Aggregation Methodology for the Circum Arctic Petroleum Assessment
In May 2008 a team of U.S. Geological Survey scientists completed an appraisal of possible future additions to world oil and gas reserves from new fields discoveries in the Circum-Arctic. In this appraisal, 48 assessment units (AU’s) were identified as having at least a 10-percent chance of one or more significant oil or gas accumulations. The AU’s are mappable units of rock with common geologic traits. The distribution of resources within AU’s was determined by simulation from geologic inputs including expert opinion. The AU’s were aggregated to higher levels including the province level, total volume by resource categories, off-shore volume and off-shore volume by country. In some previous assessment, plays or AU’s were considered independent or totally dependent. This aggregation methodology incorporated perceived dependencies by asking assessors to specify pairwise correlations between AU’s for charge, rocks and timing. The specified correlations of high, medium or low were converted to numerical values. In addition, a lower level of correlation was specified to account for general geologic similarities among provinces and that induced by using a common assessment team. Elements of the three matrices were averaged and the resultant matrix checked for consistency. A biasing constant was added as necessary to ensure a correlation structure. An analysis was conducted to determine sensitivity of results to the specified values of correlations. The 48 AU simulation files were sampled from the bias adjusted correlation matrix (ACM) so that the correlation structure in the aggregation results reflected the ACM to within sampling error. Because the size distributions of oil and gas fields are highly skewed, sampling to achieve aggregation was based upon ranks of field sizes. The variables sampled were oil in oil fields and gas in gas fields. A review of results by members of the assessment team indicated that the aggregation achieved an appropriate level of dependency.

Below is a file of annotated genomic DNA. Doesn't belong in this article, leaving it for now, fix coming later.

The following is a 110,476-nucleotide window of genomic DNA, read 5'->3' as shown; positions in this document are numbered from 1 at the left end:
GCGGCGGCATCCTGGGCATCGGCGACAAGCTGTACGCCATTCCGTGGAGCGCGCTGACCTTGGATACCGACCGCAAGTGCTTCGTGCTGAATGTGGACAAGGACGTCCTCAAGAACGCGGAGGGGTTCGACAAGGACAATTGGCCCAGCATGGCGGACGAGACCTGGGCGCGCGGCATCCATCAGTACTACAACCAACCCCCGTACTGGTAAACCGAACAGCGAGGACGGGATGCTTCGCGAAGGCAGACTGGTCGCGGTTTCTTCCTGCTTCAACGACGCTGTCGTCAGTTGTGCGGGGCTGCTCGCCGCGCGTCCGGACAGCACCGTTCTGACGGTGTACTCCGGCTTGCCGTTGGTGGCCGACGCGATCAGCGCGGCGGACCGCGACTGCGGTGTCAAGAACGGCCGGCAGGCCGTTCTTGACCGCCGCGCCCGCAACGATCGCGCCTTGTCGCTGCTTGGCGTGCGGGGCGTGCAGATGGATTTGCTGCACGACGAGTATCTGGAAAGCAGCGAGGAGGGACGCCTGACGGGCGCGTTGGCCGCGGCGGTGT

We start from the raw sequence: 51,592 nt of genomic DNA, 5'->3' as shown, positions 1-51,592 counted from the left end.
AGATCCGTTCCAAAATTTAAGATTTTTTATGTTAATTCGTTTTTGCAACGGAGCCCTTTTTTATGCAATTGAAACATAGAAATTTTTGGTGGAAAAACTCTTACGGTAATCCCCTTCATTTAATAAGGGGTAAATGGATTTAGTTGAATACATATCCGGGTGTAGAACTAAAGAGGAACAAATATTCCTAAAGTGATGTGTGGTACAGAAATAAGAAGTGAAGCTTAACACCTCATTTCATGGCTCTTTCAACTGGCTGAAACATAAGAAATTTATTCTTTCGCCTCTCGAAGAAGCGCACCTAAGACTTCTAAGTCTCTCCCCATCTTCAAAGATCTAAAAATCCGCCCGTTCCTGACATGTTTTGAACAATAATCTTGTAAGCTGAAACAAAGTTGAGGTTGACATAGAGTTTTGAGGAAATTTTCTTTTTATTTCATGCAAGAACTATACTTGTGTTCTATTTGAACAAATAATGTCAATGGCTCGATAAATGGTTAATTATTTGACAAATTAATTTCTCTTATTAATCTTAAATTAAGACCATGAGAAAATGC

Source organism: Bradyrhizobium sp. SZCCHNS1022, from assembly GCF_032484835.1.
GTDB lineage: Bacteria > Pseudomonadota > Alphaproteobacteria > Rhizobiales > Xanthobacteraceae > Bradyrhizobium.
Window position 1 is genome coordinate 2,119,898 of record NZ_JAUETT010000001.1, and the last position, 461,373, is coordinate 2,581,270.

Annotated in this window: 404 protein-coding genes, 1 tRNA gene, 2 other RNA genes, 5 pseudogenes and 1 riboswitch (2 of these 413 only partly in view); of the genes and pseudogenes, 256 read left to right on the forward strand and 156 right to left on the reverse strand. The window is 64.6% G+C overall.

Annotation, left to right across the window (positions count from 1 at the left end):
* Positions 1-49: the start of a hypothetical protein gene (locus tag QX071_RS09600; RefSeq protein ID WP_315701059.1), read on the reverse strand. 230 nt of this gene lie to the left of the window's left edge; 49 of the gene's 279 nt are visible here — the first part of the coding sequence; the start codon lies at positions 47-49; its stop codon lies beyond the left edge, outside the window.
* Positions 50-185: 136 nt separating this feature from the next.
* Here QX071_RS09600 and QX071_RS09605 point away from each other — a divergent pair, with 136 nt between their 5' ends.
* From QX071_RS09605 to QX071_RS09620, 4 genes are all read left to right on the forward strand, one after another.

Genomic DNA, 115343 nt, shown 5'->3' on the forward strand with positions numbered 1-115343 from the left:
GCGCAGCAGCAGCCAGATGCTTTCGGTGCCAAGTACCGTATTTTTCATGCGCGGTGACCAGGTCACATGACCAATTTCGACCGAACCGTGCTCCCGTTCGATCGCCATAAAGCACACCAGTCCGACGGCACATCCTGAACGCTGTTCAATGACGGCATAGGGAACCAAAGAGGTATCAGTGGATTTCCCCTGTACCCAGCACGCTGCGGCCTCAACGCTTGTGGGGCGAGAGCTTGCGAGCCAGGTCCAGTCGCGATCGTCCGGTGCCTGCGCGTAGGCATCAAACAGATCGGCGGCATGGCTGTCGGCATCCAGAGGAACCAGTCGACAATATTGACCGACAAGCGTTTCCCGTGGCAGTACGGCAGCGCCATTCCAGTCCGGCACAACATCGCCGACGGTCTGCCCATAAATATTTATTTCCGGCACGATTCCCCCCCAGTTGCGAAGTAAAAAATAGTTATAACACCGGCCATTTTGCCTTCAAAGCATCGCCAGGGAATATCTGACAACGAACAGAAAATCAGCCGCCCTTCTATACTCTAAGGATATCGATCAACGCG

AAPG Search and Discovery Article #90090©2009 AAPG Annual Convention and Exhibition, Denver, Colorado, June 7-10, 2009